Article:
This course introduces commonly used statistical methods. The intent of this course is to provide an understanding of statistical techniques and guidance on the appropriate use of methodologies. The course covers the mathematical foundations of common methods as an aid toward understanding both the types of applications that are appropriate and the limits of the methods. MATLAB and statistical software are used so students can apply statistical methodology to practical problems in the workplace. Topics include the basic laws of probability and descriptive statistics, conditional probability, random variables, expectation and variance, discrete and continuous probability models, bivariate distributions and covariance, sampling distributions, hypothesis testing, method of moments and maximum likelihood point (MLE) estimation, confidence intervals, contingency tables, analysis of variance (ANOVA), and linear regression modeling. All these would enable students to carry out data analysis using various computer packages to solve problems in science and engineering.
This subject aims to give students an appreciation of the decisions to be made in designing field studies or experiments. The focus is on the knowledge, understanding and sound practical skills required for the application of analysis techniques of general use in ecology and environmental science. Practical exercises are built around the statistical package SAS, which is widely used in commerce, industry and educational institutions.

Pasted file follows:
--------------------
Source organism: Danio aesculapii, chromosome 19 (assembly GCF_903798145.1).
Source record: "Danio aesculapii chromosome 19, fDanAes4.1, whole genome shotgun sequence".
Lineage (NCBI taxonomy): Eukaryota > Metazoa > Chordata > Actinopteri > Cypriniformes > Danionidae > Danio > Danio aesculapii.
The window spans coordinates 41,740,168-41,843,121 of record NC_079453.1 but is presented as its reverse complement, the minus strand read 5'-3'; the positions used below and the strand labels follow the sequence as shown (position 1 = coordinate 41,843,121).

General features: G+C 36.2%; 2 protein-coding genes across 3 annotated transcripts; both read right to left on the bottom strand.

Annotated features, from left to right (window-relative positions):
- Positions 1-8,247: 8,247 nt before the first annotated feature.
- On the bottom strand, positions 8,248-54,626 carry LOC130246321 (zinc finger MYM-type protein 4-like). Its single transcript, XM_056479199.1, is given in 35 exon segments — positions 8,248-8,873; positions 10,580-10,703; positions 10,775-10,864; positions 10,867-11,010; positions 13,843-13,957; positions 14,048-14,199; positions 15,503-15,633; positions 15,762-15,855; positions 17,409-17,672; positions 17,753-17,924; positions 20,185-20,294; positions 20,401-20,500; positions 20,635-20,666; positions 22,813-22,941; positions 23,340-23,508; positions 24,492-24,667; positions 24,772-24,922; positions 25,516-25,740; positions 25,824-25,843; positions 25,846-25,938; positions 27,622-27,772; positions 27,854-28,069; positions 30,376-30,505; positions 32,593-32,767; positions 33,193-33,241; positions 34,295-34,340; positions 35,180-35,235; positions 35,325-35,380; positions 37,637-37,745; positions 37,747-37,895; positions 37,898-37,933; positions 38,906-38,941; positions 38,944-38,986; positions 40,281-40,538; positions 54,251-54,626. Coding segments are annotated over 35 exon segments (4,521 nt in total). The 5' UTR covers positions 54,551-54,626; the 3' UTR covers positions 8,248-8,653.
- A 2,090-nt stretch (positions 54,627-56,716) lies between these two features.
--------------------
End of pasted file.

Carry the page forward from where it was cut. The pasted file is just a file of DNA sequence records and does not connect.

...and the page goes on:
By the end of this course, the student should be able to:
- Solve basic probability problems including finding properties of distribution functions
- analyze and Interpret data using statistical computer packages e.g. STATA, SAS, SPSS, MINITAB and EXCEL.
- draw and interpret graphs
- transform raw data into meaningful and useful information
- test for ‘cause and effect’ relationship between two variables
- test for differences and relationships between variables.
- Solve and interpret simple regression models
A doctoral student completing the course is expected to demonstrate
- knowledge of statistics and its application
- knowledge of the decisions needed to design, execute, analyse and report on an ecological study
- the ability to interpret results of analyses
- professional attitudes to study design and analysis
- understanding of sampling designs (e.g., simple random sampling, stratified
- sampling) and experimental designs (e.g., completely randomised, randomised block)
- statistical analyses using ANOVA and other techniques
- understanding of interactions in two-way ANOVA writing lab reports in which data are analysed and computer output is interpreted